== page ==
WASHINGTON — In March 2007, retired FBI agent Robert Levinson flew to Kish Island, an Iranian resort awash with tourists, smugglers and organized crime figures. Days later, after an arranged meeting with an admitted killer, he checked out of his hotel and vanished. For years, the U.S. has publicly described him as a private citizen who traveled to island on private business.
But that was just a cover story. An Associated Press investigation reveals that Levinson was working for the CIA. A team of analysts — with no authority to run spy operations — paid Levinson to gather intelligence from some of the world’s darkest corners. He vanished while investigating the Iranian government for the U.S.
The CIA was slow to respond to Levinson’s disappearance and spent the first several months denying any involvement. When Congress eventually discovered what happened, one of the biggest scandals in recent CIA history erupted.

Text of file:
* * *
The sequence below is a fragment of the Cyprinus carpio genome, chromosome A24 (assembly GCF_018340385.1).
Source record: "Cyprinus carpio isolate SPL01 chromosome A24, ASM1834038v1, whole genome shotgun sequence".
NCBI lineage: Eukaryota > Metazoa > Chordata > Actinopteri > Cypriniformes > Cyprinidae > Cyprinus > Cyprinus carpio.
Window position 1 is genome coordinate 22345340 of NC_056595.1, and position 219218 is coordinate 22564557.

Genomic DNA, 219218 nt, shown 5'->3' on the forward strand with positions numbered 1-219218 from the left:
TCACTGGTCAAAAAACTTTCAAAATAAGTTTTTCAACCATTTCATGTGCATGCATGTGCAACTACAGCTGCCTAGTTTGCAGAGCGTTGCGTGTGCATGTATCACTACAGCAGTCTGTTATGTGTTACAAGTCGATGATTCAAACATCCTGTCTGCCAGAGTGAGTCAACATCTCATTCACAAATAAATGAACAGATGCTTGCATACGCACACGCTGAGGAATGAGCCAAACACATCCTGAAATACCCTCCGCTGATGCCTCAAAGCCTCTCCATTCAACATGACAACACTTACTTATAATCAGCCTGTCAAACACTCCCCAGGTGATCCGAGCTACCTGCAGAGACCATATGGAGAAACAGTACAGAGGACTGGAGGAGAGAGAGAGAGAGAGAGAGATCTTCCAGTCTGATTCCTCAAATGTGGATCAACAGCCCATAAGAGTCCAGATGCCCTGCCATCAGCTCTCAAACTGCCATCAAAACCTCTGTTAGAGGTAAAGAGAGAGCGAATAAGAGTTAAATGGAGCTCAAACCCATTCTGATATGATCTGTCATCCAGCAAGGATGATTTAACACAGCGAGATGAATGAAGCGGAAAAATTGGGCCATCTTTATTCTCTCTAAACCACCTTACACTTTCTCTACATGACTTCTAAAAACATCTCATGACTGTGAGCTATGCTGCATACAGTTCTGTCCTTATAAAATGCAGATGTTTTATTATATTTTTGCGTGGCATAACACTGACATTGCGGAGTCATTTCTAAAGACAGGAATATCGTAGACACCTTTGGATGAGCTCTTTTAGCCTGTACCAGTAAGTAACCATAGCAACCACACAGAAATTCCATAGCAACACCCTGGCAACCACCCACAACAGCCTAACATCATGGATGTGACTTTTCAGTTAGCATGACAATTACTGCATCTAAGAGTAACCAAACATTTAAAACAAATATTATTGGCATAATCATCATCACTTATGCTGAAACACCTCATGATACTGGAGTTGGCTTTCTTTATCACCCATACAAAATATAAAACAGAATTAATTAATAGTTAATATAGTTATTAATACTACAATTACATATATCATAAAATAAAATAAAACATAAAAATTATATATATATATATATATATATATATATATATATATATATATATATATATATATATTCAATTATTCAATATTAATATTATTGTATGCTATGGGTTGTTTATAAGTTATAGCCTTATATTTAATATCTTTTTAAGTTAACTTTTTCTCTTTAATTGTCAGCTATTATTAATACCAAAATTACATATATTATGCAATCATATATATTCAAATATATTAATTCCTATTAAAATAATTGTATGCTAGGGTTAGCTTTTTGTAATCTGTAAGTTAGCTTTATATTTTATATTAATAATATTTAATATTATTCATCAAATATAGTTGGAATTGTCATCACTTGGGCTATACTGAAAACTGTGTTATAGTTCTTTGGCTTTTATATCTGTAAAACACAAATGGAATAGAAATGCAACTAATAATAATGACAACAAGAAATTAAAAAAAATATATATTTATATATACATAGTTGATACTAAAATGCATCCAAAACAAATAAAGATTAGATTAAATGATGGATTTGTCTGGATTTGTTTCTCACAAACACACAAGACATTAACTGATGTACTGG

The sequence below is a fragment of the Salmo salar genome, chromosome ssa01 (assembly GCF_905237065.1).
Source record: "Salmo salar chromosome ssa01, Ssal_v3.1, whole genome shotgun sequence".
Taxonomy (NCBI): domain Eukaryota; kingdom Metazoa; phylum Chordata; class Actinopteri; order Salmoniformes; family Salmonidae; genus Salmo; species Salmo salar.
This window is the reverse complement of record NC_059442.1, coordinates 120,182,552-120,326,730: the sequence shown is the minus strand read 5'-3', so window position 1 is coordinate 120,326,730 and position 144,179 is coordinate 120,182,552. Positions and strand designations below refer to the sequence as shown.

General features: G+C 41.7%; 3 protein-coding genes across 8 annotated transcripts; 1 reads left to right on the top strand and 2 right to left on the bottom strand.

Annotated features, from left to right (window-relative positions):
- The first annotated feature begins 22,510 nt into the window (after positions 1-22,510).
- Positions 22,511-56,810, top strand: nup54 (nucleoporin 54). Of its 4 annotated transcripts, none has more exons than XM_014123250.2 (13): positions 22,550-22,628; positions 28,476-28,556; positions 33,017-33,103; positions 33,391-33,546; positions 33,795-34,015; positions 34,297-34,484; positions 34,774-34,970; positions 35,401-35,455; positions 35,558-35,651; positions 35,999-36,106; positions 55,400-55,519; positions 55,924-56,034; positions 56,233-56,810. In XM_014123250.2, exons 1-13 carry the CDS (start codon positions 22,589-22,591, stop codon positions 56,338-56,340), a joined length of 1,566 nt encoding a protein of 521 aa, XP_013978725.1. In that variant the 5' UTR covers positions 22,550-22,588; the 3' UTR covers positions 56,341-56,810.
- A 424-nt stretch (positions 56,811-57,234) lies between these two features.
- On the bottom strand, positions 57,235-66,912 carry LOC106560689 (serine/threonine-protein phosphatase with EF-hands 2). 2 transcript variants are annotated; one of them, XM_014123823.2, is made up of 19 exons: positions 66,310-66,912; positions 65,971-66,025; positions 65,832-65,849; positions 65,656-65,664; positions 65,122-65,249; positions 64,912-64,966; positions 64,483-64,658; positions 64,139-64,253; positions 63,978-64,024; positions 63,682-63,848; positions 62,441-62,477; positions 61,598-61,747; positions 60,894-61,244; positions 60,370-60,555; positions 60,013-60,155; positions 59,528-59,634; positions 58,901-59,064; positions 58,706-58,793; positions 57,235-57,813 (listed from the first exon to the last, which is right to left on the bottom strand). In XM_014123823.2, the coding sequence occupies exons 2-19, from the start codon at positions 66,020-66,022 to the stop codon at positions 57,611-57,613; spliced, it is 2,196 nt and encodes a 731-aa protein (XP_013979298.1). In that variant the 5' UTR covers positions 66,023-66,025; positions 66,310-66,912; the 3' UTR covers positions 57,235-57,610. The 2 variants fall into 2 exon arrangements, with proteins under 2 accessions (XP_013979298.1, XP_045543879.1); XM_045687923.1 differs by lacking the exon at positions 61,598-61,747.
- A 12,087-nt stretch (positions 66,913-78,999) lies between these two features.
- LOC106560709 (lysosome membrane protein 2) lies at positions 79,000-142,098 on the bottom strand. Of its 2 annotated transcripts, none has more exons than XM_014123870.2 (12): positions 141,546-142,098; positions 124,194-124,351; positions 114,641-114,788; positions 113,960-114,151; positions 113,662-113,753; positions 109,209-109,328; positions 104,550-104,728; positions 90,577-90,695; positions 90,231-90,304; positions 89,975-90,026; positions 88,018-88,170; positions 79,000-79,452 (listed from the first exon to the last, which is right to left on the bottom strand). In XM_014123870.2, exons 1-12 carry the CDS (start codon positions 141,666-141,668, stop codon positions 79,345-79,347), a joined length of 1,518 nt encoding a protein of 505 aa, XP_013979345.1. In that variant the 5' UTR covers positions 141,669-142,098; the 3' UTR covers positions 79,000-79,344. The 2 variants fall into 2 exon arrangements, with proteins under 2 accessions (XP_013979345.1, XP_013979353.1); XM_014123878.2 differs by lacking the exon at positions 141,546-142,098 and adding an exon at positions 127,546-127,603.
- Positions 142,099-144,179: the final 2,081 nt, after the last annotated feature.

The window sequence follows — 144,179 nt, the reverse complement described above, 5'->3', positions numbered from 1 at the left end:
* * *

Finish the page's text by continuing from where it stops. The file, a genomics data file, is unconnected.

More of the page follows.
Three veteran analysts were forced out of the agency and seven others were disciplined. The CIA paid Levinson’s family $2.5 million to pre-empt a revealing lawsuit, and the agency rewrote its rules restricting how analysts can work with outsiders.
But even after the White House, FBI and State Department officials learned of Levinson’s CIA ties, the official story remained unchanged.
“He’s a private citizen involved in private business in Iran,” the State Department said in 2007.
“Robert Levinson went missing during a business trip to Kish Island, Iran,” the White House said last month.
Details of the disappearance were described in documents obtained or reviewed by the AP, plus interviews over several years with dozens of current and former U.S. and foreign officials close to the search for Levinson.
The AP first confirmed Levinson’s CIA ties in 2010 and continued reporting to uncover more details.
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